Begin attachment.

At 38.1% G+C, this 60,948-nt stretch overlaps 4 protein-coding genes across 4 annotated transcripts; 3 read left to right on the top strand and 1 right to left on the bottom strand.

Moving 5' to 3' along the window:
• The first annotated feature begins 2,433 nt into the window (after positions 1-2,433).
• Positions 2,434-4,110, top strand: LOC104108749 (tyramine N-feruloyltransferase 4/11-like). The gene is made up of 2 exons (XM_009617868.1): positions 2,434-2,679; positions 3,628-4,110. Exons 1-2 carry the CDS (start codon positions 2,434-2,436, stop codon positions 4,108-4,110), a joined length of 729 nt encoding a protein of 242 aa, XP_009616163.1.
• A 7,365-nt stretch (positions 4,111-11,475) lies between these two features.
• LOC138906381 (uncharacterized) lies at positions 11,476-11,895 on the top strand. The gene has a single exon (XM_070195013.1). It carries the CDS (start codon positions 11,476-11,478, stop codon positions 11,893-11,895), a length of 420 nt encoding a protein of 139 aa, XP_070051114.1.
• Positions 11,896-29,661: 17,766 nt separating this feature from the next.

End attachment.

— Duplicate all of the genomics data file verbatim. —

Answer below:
At 38.1% G+C, this 60,948-nt stretch overlaps 4 protein-coding genes across 4 annotated transcripts; 3 read left to right on the top strand and 1 right to left on the bottom strand.

Moving 5' to 3' along the window:
• The first annotated feature begins 2,433 nt into the window (after positions 1-2,433).
• Positions 2,434-4,110, top strand: LOC104108749 (tyramine N-feruloyltransferase 4/11-like). The gene is made up of 2 exons (XM_009617868.1): positions 2,434-2,679; positions 3,628-4,110. Exons 1-2 carry the CDS (start codon positions 2,434-2,436, stop codon positions 4,108-4,110), a joined length of 729 nt encoding a protein of 242 aa, XP_009616163.1.
• A 7,365-nt stretch (positions 4,111-11,475) lies between these two features.
• LOC138906381 (uncharacterized) lies at positions 11,476-11,895 on the top strand. The gene has a single exon (XM_070195013.1). It carries the CDS (start codon positions 11,476-11,478, stop codon positions 11,893-11,895), a length of 420 nt encoding a protein of 139 aa, XP_070051114.1.
• Positions 11,896-29,661: 17,766 nt separating this feature from the next.